Operation Chough Timeline

The timeline below gives an outline of the project so far. A timeline of the wild choughs in Cornwall can be found here.

Three young choughs in the socialisation aviary at Paradise Park
Three young choughs in the socialisation aviary at Paradise Park (R Hales)


  • 1976 – The first choughs were established in aviaries at Paradise Park.
  • 1979 – The first successful fledging of a chough chick. In the following years several chicks were parent, or hand-reared, although results were often patchy in the early years, young have been produced every year since 2003.
  • 1987 – Operation Chough was officially launched by Robin Hanbury-Tenison on August 4th and Richard Meyer begins his study.
  • 1991 – Richard Meyer publishes Ph D research “The feeding ecology of the red-billed chough in west Wales, and the feasibility of re-establishment in Cornwall”. The conclusion marked several areas where habitat was suitable for choughs.
  • 2000 – DNA sampling at Truro Museum was carried out for genetic testing at Cardiff University.
  • 2003 – Operation Chough carries out the first trial release of captive-bred choughs at Zennor. Six birds were released, with two surviving until late November, at Trevean, near Zennor until one of the pair was shot dead by a man living locally.
  • 2004 – Successful rearing of three chicks at Zennor aviary (with thanks to Paul Carter), marking the start of a new approach to feeding during the breeding season. New method results in many birds being bred at Paradise Park potentially for release projects.
  • 2005 – Nestboxes redesigned to incorporate new colour cameras, allowing much greater potential for monitoring chicks in the nest.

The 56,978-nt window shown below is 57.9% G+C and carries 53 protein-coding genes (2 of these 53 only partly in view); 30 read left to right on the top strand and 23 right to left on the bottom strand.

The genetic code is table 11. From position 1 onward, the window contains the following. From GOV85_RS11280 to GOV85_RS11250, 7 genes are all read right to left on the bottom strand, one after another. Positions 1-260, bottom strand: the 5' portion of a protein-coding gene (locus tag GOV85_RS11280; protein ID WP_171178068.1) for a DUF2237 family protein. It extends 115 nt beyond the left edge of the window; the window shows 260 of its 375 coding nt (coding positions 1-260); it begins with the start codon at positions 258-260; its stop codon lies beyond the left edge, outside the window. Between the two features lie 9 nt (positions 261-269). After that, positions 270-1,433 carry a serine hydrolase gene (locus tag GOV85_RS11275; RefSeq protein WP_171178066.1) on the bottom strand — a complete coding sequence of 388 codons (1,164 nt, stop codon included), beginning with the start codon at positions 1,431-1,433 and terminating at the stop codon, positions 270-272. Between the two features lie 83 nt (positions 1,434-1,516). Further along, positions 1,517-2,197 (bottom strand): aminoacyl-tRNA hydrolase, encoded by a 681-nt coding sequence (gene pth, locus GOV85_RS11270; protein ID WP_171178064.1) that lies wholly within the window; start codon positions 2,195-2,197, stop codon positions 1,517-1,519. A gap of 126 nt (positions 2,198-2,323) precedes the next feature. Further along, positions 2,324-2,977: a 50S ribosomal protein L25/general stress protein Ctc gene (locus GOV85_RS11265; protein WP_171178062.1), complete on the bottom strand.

• 2008 – First live webcam broadcast direct from nest at Paradise Park.
  • 2009 – The captive population at Paradise Park is now 22 birds. Meanwhile the wild population of choughs in Cornwall is estimated at 20-22 birds, including the three founders and their offspring.
  • 2010 – First meeting of interested parties from Durrell Wildlife Conservation Trust at Paradise Park leading to a partnership with the aim of breeding and releasing choughs on Jersey. Four choughs go to Jersey to form first breeding pairs.
  • 2011 – Six young choughs fledged this year are sent to Durrell. These birds may form part of the first cohort to be released on the island in the near future.
  • 2012 – Publication of research papers. “A pilot release of captive-bred red-billed choughs into Cornwall, UK (IUCN Global Re-introduction Perspectives 2011), ” Captive Husbandry and Socialization of the Red-Billed Chough Pyrrhocorax pyrrhocorax ” (Zoo Biology Dec 2012), “Red-billed chough captive management and husbandry manual” (Operation Chough 2011).
  • 2013 – Four more choughs go to Durrell Wildlife Conservation Trust to join the breeding and release project. First release on Jersey takes place in August.
  • 2014 – A more intensive method is adopted at Paradise Park during the breeding season. This results in eight chough chicks being reared by their parents. Six of these birds are sent to Jersey as soon as they have fledged. These birds join the flock in the release program.
  • 2015 – Eleven chicks are parent-reared at the Park, and eight of these birds join the release group on Jersey. The first wild chick is fledged on Jersey, both parents being birds from Paradise Park. This is the first wild Red-billed Chough to be hatched on Jersey for almost a century, and marks a significant step in the re-establishment of the species in the Channel Islands.
  • 2015 – Initial meeting of interested parties at Paradise Park to discuss the formation of a project to re-establish the chough in Kent.
  • 2016 – Follow-up meeting at Wildwood Trust. Two choughs are sent on loan from Paradise Park to Wildwood as a breeding pair.
  • 2017 – First chough chicks in Kent for over 150 years, as the pair at Wildwood successfully breed.
  • 2019 – Meeting at Dover Castle to further cement partnership and form strategies for releases.
  • 2021 – Aviary opened at Dover Castle to raise public awareness of the potential releases. This is a display aviary, not directly part of the release project.